Mattie R. Sharpless sat in a folding chair Wednesday night in the auditorium of St. Matthew's Lutheran Church at 222 M St. SW as developers, architects and real estate brokers laid out their plans to turn the 13 acres of the outdated Waterside Mall into a pedestrian-friendly open area with restaurants, shops and huge offices for the mortgage giant Fannie Mae.
"Correct me if I'm wrong, but doesn't Fannie Mae have some pretty good real estate up on Wisconsin Avenue?" Sharpless asked the speakers. "Why do they want to come down here?"
Beverly Wilbourn explains Fannie Mae's plans for the waterfront at a community meeting Wednesday.
(Hans Ericsson For The Washington Post)
The crowd erupted in applause. For a while, it seemed like the developers would get shellacked, as they did two years ago at another meeting of the Advisory Neighborhood Commission for Ward 6D, which represents the neighborhood. But then the crowd started to come around.
And that was an important milestone for the project's three developers. Two years ago, few residents wanted to see more traffic in the neighborhood and others were worried about losing the retailers at the mall. This time around, with a well-known tenant -- Fannie Mae -- taking the bulk of the space and with more-specific ideas about what the 2.5 million-square-foot project will look like, the developers got a warmer reception from most of the residents.
"We received a very hostile reaction from the community the first time around," said Shalom Baranes, whose firm Shalom Baranes Associates is the architect. Now that the old Environmental Protection Agency building has been empty for two years and is getting a little shabby, "people are finally anxious to see development occur there."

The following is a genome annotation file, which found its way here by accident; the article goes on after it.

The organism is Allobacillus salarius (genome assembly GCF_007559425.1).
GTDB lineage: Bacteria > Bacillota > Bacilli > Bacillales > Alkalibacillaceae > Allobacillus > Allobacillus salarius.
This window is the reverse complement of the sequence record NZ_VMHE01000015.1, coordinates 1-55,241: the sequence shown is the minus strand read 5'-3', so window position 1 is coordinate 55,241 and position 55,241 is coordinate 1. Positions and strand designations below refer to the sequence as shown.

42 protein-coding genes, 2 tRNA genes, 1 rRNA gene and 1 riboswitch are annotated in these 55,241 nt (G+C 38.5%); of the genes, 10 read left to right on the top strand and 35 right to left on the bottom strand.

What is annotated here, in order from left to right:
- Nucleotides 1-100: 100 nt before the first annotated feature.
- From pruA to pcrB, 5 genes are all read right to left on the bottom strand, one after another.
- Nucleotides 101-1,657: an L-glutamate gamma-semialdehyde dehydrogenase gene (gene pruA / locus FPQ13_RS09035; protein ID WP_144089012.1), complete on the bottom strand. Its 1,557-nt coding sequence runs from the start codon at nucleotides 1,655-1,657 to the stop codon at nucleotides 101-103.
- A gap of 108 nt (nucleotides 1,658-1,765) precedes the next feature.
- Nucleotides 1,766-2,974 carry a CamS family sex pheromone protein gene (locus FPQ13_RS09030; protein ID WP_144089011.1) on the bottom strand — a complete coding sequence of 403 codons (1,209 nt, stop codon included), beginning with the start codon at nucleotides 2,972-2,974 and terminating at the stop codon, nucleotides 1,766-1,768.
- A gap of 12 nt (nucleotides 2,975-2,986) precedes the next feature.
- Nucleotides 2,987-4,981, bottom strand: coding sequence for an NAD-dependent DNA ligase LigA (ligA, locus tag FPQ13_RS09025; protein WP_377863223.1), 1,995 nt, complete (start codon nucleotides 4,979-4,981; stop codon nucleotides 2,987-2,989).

Fannie Mae has a large, grassy campus on Wisconsin Avenue near Quebec Street NW, and it leases several other offices in the D.C. region for its 4,000 employees. But the company's workforce has been rapidly growing, and it needs more space.
"We think this is a really terrific neighborhood," said Alvin Nichols, Fannie Mae's director of corporate real estate, responding to Sharpless. "And there are very, very few places you can build the amount of space we're talking about building [in the District.] We could have chosen to move any place. Reston, even. If we were going to spend this amount of money, we wanted to spend it in a place to make a difference."
Getting applause was important for the developers because the project -- one of several the District expects to help revitalize the rundown Southwest and Southeast waterfronts just past the Maine Avenue fish market -- still must go through several public hearings early next year.
The D.C.'s zoning commission must approve the designs, and the D.C. council must also approve re-opening Fourth Street SW through the site and the offer of $17 million cash from the developers to buy the land from the quasi-public National Capital Revitalization Corp., said one of the developers, Gretchen Dudney, vice president of development at Kaempfer Co.
The drab, concrete office buildings on the site, between K and M streets SW, have been mostly empty since the EPA left two years ago, and there are only a few stores, including a Safeway grocery and CVS drugstore.